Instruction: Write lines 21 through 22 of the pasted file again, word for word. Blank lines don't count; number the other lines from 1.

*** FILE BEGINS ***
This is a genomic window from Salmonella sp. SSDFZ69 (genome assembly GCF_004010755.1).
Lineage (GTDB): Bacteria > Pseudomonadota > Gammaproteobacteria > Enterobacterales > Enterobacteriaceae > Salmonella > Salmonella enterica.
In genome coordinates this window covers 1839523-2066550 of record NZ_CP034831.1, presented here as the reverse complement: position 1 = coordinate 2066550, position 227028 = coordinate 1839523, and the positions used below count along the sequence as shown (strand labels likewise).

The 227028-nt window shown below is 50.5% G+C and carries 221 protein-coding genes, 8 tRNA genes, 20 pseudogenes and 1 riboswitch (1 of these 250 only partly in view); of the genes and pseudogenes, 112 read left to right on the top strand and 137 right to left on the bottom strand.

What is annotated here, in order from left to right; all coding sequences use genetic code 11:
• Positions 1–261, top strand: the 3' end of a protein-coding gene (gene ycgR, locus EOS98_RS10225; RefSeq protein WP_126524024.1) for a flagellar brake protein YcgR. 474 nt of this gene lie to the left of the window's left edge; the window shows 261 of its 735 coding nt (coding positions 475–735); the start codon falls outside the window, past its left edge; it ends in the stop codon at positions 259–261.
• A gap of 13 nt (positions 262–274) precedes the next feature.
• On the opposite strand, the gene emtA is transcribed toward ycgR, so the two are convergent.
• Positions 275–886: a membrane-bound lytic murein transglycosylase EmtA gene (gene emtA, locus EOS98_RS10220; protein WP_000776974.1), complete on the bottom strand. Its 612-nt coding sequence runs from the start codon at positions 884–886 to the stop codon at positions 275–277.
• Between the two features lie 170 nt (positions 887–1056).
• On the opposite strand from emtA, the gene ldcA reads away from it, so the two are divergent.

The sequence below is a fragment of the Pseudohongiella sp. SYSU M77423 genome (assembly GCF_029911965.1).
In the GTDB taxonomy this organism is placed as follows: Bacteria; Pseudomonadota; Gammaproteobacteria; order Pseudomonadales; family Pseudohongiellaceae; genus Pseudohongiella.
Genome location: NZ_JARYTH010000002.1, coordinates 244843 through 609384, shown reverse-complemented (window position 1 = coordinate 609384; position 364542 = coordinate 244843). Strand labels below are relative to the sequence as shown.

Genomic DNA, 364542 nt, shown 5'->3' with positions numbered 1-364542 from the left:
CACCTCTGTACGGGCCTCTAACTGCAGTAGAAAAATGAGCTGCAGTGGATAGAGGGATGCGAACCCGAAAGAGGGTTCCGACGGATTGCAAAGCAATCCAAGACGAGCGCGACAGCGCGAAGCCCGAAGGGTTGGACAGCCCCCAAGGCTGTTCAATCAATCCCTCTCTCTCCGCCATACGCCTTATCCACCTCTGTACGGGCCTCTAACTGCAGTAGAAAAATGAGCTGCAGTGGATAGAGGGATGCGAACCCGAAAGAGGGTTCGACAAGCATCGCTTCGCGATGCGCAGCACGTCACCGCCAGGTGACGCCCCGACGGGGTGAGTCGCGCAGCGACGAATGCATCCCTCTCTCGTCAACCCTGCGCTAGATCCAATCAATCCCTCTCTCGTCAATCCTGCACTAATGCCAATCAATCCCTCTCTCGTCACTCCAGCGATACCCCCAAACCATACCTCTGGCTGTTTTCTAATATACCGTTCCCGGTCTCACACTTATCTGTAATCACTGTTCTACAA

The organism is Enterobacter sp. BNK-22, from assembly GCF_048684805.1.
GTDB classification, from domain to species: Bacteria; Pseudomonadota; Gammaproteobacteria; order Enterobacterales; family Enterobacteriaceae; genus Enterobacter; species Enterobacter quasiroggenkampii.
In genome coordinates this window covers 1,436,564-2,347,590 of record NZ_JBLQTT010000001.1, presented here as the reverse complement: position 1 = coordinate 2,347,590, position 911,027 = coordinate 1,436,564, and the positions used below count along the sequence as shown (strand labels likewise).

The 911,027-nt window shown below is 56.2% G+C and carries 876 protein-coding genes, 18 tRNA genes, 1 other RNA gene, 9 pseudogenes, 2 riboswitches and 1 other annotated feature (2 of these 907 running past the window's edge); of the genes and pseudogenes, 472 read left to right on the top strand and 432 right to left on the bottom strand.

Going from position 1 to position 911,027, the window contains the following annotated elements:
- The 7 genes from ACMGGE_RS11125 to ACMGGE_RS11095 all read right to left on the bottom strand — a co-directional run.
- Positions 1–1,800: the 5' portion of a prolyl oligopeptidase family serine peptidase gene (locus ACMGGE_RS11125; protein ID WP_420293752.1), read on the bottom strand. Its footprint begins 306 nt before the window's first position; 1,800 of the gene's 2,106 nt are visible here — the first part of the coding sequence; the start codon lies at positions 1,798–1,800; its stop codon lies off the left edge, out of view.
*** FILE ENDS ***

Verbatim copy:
Going from position 1 to position 911,027, the window contains the following annotated elements:
- The 7 genes from ACMGGE_RS11125 to ACMGGE_RS11095 all read right to left on the bottom strand — a co-directional run.